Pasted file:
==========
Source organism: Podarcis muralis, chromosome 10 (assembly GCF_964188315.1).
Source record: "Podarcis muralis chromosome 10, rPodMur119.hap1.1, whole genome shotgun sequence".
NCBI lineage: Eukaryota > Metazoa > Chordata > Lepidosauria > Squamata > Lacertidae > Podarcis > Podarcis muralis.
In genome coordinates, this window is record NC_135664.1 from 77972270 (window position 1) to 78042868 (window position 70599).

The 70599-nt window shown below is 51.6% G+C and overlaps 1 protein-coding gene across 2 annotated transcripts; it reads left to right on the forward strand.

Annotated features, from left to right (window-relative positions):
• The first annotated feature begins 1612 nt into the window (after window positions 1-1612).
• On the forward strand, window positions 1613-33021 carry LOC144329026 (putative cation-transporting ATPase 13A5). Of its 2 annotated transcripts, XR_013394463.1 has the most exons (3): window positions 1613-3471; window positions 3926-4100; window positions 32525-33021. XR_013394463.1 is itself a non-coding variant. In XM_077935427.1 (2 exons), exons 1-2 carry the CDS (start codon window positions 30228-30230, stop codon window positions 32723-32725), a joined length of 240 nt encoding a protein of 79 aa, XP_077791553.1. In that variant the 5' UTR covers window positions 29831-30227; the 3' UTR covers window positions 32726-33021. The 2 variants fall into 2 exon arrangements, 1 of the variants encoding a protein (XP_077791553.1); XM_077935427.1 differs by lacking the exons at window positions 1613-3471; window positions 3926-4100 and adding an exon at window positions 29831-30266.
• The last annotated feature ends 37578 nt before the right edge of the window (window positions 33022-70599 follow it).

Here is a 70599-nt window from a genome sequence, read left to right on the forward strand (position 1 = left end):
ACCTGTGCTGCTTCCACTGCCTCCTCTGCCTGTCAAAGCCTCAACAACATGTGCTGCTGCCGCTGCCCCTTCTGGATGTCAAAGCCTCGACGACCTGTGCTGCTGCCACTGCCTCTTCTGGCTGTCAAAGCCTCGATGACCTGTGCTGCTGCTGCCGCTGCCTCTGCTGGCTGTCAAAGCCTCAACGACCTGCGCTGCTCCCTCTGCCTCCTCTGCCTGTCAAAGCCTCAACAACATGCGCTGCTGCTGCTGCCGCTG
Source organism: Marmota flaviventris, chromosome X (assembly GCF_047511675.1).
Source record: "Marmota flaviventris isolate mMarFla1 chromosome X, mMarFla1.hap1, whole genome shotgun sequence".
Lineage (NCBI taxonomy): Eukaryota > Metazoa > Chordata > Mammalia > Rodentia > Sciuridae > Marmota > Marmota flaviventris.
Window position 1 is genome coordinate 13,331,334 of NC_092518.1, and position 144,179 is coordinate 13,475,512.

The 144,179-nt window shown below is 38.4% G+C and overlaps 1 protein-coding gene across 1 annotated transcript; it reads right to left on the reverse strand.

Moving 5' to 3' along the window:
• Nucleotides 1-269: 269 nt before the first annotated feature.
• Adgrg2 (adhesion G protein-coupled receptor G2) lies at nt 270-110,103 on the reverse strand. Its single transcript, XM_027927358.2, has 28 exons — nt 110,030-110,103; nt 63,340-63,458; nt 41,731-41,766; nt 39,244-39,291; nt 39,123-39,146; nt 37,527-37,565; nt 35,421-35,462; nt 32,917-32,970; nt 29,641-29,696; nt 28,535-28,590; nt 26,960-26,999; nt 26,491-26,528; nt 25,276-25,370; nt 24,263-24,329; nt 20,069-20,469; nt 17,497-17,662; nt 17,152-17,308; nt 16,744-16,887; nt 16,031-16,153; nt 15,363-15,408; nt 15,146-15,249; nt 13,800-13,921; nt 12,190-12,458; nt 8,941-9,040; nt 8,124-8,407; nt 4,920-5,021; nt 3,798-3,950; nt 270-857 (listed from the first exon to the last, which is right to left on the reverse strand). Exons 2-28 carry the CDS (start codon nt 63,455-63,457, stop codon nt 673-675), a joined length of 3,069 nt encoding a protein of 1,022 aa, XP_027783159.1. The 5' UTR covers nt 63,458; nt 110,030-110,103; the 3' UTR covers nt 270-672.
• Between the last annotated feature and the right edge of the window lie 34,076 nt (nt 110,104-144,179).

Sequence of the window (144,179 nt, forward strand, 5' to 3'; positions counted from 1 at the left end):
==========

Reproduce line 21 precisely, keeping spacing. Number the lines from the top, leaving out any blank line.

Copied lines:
Sequence of the window (144,179 nt, forward strand, 5' to 3'; positions counted from 1 at the left end):